Should You Bet On The Melbourne Cup Favorite?

Head on view of galloping race horses and jockeys racing

They call it the ‘Race That Stops a Nation.’ And with good reason. Every first Tuesday of November, more than a million Australians tune in to watch the Melbourne Cup, with about a hundred thousand more at the racecourse itself. 

One of the most enduring questions about the Melbourne Cup (or in any race, for that matter) is, ‘Should you back the favourite?’

A Melbourne Cup favourite is a horse bookmakers believe will most likely win the race. Usually, it’s the horse with the best form and ridden by the most experienced jockey. But you know what? Favourites don’t always win. In fact, favourites in the Melbourne Cup have only won 32 times since 1861. That’s only about 20% of the time. Hardly a guarantee, right? Yet a favourite is a favourite, and there are reasons why that particular horse is the favourite. 

The role of the favourite

The heart of the Melbourne Cup betting often revolves around the favourite horse—that one equine contender deemed by the bookmakers to have the edge. 

So who’s the favourite horse in the Melbourne Cup 2023? As suggested earlier, the favourite is usually the horse that earned the nod of bookmakers and punters. Mind you, it isn’t easy to earn their approval. Check out Racenet or other reliable online resources to get up-to-date information and coverage on this year’s top contenders.

When determining the favourite, oddsmakers consider various factors, including the following:

  • Past race performance
  • Jockey reputation
  • Weight assignment

Becoming the favourite is the result of meticulous calculations. The odds aren’t arbitrary but determined based on each horse’s strengths and weaknesses. In recent Melbourne Cup history, the favourites Makybe Diva and Fiorente proved their mettle, but many other favourites failed to meet the expectations of many punters.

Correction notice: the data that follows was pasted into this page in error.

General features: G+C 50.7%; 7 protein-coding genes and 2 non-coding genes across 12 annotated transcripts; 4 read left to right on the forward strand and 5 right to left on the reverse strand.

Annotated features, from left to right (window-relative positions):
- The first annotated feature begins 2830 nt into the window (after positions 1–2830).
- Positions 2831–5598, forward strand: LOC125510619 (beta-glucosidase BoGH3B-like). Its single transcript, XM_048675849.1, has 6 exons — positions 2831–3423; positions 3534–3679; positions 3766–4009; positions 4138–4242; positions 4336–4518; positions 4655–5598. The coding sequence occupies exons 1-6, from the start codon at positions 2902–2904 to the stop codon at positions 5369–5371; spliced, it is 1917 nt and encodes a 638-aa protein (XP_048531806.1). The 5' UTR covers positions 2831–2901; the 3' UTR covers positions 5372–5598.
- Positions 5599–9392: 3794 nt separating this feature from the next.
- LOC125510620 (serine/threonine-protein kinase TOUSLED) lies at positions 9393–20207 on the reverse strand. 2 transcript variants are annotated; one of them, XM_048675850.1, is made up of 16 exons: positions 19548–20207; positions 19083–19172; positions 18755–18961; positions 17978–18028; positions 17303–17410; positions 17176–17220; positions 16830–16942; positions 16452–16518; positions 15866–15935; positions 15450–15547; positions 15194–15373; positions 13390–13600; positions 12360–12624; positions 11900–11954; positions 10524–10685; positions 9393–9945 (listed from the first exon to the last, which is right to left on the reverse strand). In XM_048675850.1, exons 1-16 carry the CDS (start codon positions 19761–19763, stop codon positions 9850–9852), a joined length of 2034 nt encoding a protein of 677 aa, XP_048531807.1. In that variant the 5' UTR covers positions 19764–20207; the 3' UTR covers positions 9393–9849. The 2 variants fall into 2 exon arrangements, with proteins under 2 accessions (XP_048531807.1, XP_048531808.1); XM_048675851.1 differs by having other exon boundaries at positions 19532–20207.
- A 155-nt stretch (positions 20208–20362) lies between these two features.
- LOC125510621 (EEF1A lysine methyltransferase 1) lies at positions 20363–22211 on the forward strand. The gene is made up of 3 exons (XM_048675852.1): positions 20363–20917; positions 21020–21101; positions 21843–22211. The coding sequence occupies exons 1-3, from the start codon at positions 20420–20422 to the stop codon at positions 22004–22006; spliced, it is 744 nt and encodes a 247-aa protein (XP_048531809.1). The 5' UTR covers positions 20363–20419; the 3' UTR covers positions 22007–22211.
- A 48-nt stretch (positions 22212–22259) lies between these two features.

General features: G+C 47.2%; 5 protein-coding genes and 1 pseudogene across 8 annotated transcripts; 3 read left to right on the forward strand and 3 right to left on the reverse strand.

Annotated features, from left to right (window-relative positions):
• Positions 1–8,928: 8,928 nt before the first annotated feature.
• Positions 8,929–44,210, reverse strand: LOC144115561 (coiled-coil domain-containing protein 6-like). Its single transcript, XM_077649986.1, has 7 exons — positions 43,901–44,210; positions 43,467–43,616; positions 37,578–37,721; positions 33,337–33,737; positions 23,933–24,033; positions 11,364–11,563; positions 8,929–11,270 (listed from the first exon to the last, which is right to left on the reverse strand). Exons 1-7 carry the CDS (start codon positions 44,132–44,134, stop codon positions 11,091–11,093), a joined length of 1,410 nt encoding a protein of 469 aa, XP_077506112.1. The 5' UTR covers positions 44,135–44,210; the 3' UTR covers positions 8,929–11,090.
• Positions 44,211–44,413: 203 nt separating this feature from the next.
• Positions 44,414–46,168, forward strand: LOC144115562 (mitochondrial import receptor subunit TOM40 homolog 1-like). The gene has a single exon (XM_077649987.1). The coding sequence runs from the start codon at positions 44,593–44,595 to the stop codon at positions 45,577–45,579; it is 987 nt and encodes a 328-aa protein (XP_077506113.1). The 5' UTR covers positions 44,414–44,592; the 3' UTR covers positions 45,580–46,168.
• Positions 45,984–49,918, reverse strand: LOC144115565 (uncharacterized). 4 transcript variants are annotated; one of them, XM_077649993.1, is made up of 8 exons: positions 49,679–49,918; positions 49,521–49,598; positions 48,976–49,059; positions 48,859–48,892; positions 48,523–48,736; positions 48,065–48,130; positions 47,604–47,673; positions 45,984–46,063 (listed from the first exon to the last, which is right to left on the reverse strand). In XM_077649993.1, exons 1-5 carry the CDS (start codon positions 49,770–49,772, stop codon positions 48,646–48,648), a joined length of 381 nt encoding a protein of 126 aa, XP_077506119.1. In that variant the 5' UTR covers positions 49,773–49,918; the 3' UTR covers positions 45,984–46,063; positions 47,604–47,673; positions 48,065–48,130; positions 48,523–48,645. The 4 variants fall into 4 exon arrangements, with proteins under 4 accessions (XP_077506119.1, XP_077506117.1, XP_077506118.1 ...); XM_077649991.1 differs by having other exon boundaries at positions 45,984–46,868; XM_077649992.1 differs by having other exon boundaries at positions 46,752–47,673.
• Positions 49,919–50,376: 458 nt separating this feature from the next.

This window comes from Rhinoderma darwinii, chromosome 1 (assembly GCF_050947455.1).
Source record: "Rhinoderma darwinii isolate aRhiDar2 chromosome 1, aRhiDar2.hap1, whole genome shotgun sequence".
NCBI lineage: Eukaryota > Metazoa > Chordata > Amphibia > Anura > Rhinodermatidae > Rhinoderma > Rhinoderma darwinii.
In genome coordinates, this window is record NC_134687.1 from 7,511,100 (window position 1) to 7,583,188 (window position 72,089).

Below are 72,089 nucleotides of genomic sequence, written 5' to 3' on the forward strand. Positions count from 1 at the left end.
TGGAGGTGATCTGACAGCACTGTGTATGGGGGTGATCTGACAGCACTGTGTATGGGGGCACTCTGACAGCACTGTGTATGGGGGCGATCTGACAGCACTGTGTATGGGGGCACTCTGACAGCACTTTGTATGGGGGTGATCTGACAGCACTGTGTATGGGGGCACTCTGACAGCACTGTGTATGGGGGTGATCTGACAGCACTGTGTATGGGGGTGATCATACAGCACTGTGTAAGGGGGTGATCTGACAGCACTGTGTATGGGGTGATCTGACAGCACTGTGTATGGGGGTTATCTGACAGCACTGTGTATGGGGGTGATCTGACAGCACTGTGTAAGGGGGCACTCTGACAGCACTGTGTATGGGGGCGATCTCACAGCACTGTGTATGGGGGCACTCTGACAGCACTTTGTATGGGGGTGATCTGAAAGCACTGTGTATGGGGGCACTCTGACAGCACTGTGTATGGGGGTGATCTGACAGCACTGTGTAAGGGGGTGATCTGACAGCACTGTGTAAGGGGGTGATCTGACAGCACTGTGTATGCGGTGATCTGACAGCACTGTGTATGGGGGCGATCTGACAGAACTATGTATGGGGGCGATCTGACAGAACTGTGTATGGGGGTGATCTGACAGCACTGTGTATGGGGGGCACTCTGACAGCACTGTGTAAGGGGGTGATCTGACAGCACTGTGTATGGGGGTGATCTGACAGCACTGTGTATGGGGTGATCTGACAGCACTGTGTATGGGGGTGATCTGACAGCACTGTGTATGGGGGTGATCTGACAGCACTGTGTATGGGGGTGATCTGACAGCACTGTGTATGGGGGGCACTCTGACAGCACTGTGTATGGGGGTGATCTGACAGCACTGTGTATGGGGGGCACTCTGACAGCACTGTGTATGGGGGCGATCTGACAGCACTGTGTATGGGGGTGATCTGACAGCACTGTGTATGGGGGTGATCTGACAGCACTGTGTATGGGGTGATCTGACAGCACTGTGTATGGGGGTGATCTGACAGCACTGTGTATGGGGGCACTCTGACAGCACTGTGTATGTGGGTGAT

Also, do you know that only four favourites finished in the money (in the top 3) since 2006? They are the following: 

  • Incentivise: Second in 2021
  • Hartnell: Third in 2016
  • Fiorente: First in 2013
  • So You Think: Third in 2010

The last favourite to win the Cup was Fiorente in 2013. The other favourites didn’t even place in the top 3, which goes to show that favourites aren’t shoo-ins.

So who’s this year’s favourite?

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For this year’s Melbourne Cup, Vauban is the current favourite after the weight release last September. He’s deemed the horse to beat because of the following reasons: 

  • Endurance: Vauban has won over distances of up to 2,500 meters, including the Group 3 Ballyroan Stakes at Naas in Ireland in August.
  • Recent form: Vauban has won two of his last three starts and ran a strong third in the Group 1 Hardwicke Stakes at Royal Ascot in June.
  • Versatility: Vauban has won on various ground conditions, including soft and heavy ground, giving him a good chance of handling the conditions at Flemington on Melbourne Cup day.

As a result, the four-year-old bay gelding’s popularity among punters is very high. But don’t forget, there are a number of other horses that could challenge Vauban for the 2023 Melbourne Cup. 

Check these horses out:

  • Gold Trip
  • Soulcombe 
  • Breakup 
  • Francesco Guardi
  • Lunar Flare

These entries are all in good form and have the potential to be a serious threat to the favourite. Ultimately, the decision of which horse to bet on in the Melbourne Cup will depend on your strategy. 

The case for betting on the favourite

That the favourite doesn’t always win is no reason for punters not to bet on that horse. Favourites, as mentioned earlier, are favourites for a reason—or a number of reasons, in this case. Racing experts and bookmakers using various metrics—like consistency in previous races, a jockey that knows how to win, and others—decide that a particular horse is likelier to win compared to the others in the field.